(Fwd) Re: Curation of cryptogamic exsiccati

Sean Edwards MZFSES at MAIL1.MCC.AC.UK
Mon Nov 10 16:57:44 CST 1997

I now think that I sent this only to Michael (I am not familiar with
TAXACOM's protocol), so a bit belatedly I shall "forward" the
message to Taxacom, as I had originally intended,  because it may
interest other people.

-- Message Begins --


This is an issue that has concerned us at Manchester UK, for some
time. Forgive me for replying to TAXACOM (having just joined last
week), because it may interest other people.

I shall attach (in WordPerfect 6.0 format) an internal document
(dated 8 October 1996) associated with a proposal for funds to index
our 83 bound volumes of exsiccata, which are stored separately. They
are mostly European. Included in the list of 'bound' volumes are
several unbound sets (such as the Richard Buxton and John Nowell
fasciculus of 11 'volumes' (smallish boxes containing loose sheets),
which are of such historical interest that we would not separate

Please do not use the attached document out of context because we
would strongly oppose the dissembling of the bound exsiccatae, and
the suggestion that we might do so was in order to encourage support
for indexing them (which we are now doing by means of an Honorary
Curatorial Associate). The document is now over a year old, anyway.

We have plenty of other cryptogamic exsiccatae that were distributed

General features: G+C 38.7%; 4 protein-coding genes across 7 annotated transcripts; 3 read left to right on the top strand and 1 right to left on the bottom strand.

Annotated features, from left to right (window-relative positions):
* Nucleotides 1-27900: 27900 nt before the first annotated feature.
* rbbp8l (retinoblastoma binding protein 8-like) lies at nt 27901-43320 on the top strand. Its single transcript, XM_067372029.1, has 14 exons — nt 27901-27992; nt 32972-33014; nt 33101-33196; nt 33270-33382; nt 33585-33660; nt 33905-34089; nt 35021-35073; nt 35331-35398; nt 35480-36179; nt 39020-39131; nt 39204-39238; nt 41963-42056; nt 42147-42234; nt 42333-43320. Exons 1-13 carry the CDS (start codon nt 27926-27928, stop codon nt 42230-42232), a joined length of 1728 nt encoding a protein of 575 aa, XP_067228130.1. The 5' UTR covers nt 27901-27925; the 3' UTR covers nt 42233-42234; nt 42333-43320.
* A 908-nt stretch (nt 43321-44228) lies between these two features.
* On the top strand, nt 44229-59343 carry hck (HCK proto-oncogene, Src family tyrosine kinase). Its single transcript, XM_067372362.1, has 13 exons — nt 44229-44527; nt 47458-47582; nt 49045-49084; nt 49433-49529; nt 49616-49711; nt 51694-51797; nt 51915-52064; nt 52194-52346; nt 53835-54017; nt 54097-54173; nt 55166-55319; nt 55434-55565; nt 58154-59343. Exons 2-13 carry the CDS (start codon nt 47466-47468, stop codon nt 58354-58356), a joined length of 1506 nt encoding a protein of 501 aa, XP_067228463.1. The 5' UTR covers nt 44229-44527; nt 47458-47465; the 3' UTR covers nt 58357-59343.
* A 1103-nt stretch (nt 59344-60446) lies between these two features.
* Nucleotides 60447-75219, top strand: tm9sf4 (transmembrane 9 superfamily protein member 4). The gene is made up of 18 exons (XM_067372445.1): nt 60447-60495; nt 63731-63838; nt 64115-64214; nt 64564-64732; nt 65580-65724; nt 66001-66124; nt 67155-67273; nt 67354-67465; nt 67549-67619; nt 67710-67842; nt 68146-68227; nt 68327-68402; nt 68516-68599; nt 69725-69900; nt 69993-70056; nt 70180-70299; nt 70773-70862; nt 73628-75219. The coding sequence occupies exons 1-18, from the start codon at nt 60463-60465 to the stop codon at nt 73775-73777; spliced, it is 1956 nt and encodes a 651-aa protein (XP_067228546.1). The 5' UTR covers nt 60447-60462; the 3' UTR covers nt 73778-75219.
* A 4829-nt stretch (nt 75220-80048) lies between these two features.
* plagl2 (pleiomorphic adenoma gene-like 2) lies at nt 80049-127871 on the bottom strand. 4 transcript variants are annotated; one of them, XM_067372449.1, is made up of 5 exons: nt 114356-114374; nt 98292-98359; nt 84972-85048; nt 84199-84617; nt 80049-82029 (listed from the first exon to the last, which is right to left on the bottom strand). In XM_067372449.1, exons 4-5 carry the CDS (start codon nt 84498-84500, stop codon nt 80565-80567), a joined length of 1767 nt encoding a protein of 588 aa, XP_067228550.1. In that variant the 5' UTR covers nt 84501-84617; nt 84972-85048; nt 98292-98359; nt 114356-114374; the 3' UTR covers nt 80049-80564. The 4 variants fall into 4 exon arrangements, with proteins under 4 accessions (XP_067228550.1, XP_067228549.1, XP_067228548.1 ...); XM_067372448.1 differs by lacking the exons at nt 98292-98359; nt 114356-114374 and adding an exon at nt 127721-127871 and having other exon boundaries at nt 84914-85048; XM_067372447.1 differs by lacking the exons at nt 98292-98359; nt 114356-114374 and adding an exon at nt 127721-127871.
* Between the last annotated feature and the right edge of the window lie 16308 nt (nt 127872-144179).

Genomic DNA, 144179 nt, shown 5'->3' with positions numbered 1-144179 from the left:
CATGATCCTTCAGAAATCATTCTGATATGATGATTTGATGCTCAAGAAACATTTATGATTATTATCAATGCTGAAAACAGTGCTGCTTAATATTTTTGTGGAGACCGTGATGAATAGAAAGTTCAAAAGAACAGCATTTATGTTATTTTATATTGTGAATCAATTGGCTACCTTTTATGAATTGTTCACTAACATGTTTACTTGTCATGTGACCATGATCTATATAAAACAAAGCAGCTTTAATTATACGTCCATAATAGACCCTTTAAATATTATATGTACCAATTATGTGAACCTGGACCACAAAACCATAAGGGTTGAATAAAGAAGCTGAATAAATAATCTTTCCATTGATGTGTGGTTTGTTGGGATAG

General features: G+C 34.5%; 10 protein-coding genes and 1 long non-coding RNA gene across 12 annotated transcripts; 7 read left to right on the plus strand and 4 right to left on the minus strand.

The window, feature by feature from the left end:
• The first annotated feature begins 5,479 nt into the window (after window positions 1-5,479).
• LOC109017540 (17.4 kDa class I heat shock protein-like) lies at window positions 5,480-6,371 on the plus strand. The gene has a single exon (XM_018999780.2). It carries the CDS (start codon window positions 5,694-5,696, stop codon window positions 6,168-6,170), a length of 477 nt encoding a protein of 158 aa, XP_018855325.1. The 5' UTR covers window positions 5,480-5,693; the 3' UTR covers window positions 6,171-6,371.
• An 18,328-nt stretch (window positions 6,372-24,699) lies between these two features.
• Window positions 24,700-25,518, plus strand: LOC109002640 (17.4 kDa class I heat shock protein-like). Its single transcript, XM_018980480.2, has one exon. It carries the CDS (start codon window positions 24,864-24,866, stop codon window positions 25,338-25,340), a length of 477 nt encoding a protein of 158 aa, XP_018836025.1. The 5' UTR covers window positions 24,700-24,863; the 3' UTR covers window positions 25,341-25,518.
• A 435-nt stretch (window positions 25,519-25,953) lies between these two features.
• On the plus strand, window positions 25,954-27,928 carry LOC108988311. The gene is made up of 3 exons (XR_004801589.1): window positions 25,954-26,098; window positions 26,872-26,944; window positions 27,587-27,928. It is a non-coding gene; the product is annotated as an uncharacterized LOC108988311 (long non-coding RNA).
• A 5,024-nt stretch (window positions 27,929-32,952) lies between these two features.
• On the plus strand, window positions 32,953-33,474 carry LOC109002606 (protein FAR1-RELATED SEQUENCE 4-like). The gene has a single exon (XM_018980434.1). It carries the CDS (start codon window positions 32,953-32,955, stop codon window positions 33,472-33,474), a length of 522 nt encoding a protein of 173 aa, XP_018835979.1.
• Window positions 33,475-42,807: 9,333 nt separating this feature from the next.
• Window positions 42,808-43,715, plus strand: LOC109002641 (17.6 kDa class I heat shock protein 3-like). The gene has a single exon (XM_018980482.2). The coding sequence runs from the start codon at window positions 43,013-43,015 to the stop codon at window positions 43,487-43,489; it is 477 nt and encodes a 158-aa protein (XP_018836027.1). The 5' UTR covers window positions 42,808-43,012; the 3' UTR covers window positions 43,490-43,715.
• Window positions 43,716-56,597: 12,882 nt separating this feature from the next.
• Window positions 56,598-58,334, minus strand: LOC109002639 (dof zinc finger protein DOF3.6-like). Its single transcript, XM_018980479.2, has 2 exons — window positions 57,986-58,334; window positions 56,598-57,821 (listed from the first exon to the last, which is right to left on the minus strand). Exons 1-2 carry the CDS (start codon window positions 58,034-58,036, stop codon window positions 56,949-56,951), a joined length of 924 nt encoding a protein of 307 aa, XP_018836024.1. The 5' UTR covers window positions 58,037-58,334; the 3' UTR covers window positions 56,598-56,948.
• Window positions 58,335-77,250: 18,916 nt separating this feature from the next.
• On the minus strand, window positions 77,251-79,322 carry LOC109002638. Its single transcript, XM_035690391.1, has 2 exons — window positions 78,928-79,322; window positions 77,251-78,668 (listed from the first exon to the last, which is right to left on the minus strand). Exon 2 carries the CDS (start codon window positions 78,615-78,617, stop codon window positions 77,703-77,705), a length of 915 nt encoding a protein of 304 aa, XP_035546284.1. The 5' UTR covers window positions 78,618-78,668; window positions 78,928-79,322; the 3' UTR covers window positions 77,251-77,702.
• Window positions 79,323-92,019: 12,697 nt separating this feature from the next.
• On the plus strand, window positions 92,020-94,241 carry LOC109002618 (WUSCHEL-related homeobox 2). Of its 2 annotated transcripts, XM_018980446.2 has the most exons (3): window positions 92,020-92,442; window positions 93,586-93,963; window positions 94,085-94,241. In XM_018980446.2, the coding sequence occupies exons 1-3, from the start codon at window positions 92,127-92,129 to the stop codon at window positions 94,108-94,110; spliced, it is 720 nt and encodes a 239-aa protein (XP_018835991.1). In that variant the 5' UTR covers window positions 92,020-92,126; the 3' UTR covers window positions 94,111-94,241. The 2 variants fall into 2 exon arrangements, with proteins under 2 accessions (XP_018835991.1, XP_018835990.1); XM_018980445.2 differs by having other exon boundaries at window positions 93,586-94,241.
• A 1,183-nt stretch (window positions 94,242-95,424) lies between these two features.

as packets to herbaria around the world. Such as:
        Richard Spruce's Hepaticae Spruceana Amazonicae et Andinae,
        Max Fleischer's Musci Frond. Archipelagi Indici,
        Flora of the Philippines,
        Bauer's Musci europaei exsiccati,
        Levier's Bryotheca exotica,
        Magnier's Flora selecta exsiccata,
        Verdoorn's Musci Selecti et Critici,
        Verdoorn's Archigoniatae Malesiacaen itinere 1932 suc. collecti,
        Pringle's Plantae Mexicanae,
and so on.

These are mostly non-European and have always been incorporated into
the main collections, and I should think that this would be normal
practice in other herbaria. The shere bulk of these sets would make
the option of keeping them separately, and indexing them, unfeasible.

However, you are right in that when I  went to list a few of our
incorporated exsiccatae (above), it was by dip-sticking the
collections, which is now really the only way of retrieving the
information about the sets. It would be effectively impossible to
catalogue them, or to find out which numbers we are missing, without
going through well over a million items! But if the sets were stored
separately without indexing, the collections would be effectively

The indexing is a very long process especially since the scientific
names are largely old synonyms. Our Associate Tony Hill is a
competent bryologist, and has become much more so in the last year!
We first constructed a database of all the synonyms in Braithwaite's,
Dixon's, and Smith's British moss Floras, which has proved to be a
generally useful tool in herbarium management. Tony has now indexed
about 26 of the volumes, after about a year's part-time work.



-- Message Ends --

sean.edwards at man.ac.uk
Sean R. Edwards, Keeper of Botany, The Manchester Museum,
Manchester University, Oxford Road, Manchester M13 9PL, UK

'phone: +44 (0)161-275-2671/2;         fax: +44 (0)161-275-2676
web: http://www.man.ac.uk/museum/

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